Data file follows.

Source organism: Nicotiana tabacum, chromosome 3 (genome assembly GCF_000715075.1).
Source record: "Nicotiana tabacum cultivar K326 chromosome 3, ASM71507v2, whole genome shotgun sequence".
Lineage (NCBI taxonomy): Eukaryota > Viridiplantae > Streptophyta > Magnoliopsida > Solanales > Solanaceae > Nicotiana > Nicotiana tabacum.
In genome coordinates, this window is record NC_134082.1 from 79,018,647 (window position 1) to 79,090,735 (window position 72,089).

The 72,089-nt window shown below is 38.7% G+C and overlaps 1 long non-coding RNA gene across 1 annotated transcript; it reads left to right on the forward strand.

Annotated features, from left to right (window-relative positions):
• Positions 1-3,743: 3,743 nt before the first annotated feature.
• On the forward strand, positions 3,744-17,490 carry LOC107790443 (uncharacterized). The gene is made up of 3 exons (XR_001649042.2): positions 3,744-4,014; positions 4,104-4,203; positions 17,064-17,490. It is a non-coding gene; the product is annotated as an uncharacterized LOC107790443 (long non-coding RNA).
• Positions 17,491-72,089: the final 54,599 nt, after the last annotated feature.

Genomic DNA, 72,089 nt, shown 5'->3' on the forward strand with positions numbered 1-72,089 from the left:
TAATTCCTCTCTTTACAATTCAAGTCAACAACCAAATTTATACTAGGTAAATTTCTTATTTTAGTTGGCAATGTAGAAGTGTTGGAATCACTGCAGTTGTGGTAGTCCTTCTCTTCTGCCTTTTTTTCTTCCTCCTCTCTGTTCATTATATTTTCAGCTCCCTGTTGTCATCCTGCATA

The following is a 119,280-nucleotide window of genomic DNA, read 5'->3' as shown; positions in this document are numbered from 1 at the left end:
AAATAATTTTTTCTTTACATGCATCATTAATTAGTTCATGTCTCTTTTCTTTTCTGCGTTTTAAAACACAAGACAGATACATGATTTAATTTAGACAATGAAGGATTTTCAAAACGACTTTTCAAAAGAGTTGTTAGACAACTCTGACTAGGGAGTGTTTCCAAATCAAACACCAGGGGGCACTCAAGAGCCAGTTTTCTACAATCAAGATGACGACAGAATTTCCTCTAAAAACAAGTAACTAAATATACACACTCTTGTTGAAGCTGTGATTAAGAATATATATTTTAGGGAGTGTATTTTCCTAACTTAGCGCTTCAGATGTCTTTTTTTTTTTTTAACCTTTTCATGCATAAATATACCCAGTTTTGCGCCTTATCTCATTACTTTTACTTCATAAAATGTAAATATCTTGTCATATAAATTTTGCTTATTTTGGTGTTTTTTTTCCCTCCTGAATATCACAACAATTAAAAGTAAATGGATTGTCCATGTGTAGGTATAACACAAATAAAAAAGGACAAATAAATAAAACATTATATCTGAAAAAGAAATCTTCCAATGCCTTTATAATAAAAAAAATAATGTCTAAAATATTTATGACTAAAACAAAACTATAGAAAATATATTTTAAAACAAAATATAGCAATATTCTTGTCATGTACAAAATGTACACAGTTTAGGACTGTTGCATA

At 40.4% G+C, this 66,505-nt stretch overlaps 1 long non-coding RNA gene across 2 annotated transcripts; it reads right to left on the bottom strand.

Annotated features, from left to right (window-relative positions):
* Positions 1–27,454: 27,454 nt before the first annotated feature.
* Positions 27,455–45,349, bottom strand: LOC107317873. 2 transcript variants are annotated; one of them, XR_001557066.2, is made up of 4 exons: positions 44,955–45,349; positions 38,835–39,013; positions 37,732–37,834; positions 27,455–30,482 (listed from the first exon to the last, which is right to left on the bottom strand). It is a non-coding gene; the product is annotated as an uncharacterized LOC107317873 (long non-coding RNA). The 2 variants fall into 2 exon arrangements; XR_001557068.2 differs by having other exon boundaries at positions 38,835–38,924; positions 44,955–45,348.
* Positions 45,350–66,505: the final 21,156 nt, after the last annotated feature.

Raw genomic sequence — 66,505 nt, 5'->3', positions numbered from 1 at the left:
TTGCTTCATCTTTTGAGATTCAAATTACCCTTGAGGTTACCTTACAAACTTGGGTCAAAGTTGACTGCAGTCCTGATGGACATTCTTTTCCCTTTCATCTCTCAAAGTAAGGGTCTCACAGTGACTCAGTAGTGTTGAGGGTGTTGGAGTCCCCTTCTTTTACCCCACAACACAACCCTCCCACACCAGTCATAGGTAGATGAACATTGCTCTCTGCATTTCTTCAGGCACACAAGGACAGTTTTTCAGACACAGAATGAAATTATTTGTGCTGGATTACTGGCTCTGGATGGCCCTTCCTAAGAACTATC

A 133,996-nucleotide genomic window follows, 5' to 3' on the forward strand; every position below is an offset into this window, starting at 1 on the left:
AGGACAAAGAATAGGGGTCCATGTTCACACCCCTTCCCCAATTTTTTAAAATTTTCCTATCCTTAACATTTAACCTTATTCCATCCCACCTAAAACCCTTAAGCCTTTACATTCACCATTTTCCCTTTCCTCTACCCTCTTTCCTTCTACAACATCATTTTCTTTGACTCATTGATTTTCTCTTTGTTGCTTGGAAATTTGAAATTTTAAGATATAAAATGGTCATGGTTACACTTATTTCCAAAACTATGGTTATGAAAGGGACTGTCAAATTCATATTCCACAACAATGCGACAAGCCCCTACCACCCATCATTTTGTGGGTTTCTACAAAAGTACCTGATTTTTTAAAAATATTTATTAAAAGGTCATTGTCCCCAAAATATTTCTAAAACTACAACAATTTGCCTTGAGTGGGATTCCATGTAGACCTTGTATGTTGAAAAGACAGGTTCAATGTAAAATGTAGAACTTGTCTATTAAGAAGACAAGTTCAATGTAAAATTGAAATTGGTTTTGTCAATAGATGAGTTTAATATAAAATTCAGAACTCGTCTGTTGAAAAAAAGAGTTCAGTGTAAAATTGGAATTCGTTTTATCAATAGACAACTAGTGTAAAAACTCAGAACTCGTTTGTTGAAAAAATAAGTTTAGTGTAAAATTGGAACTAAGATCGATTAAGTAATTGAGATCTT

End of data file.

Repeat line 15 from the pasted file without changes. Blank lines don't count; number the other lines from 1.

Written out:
Annotated features, from left to right (window-relative positions):